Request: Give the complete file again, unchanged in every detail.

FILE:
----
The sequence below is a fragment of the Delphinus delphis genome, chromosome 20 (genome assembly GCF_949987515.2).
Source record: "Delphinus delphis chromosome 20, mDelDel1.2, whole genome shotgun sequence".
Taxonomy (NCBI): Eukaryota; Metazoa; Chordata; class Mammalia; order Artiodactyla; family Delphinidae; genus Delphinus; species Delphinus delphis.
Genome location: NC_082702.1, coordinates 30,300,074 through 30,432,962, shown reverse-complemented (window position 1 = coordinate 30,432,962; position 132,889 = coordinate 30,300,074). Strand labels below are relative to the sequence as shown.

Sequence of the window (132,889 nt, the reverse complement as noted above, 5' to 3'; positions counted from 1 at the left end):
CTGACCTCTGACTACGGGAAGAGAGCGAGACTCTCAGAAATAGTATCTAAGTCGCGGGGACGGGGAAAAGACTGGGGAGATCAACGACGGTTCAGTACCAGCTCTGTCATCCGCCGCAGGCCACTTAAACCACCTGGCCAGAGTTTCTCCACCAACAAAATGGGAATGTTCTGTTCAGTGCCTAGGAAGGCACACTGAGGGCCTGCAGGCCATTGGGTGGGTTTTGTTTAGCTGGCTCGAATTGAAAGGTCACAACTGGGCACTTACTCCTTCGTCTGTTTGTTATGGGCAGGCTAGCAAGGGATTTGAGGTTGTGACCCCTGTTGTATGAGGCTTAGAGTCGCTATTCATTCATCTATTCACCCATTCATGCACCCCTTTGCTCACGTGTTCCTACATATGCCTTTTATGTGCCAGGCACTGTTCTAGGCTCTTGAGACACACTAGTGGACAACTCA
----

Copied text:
The sequence below is a fragment of the Delphinus delphis genome, chromosome 20 (genome assembly GCF_949987515.2).
Source record: "Delphinus delphis chromosome 20, mDelDel1.2, whole genome shotgun sequence".
Taxonomy (NCBI): Eukaryota; Metazoa; Chordata; class Mammalia; order Artiodactyla; family Delphinidae; genus Delphinus; species Delphinus delphis.
Genome location: NC_082702.1, coordinates 30,300,074 through 30,432,962, shown reverse-complemented (window position 1 = coordinate 30,432,962; position 132,889 = coordinate 30,300,074). Strand labels below are relative to the sequence as shown.

Sequence of the window (132,889 nt, the reverse complement as noted above, 5' to 3'; positions counted from 1 at the left end):
CTGACCTCTGACTACGGGAAGAGAGCGAGACTCTCAGAAATAGTATCTAAGTCGCGGGGACGGGGAAAAGACTGGGGAGATCAACGACGGTTCAGTACCAGCTCTGTCATCCGCCGCAGGCCACTTAAACCACCTGGCCAGAGTTTCTCCACCAACAAAATGGGAATGTTCTGTTCAGTGCCTAGGAAGGCACACTGAGGGCCTGCAGGCCATTGGGTGGGTTTTGTTTAGCTGGCTCGAATTGAAAGGTCACAACTGGGCACTTACTCCTTCGTCTGTTTGTTATGGGCAGGCTAGCAAGGGATTTGAGGTTGTGACCCCTGTTGTATGAGGCTTAGAGTCGCTATTCATTCATCTATTCACCCATTCATGCACCCCTTTGCTCACGTGTTCCTACATATGCCTTTTATGTGCCAGGCACTGTTCTAGGCTCTTGAGACACACTAGTGGACAACTCA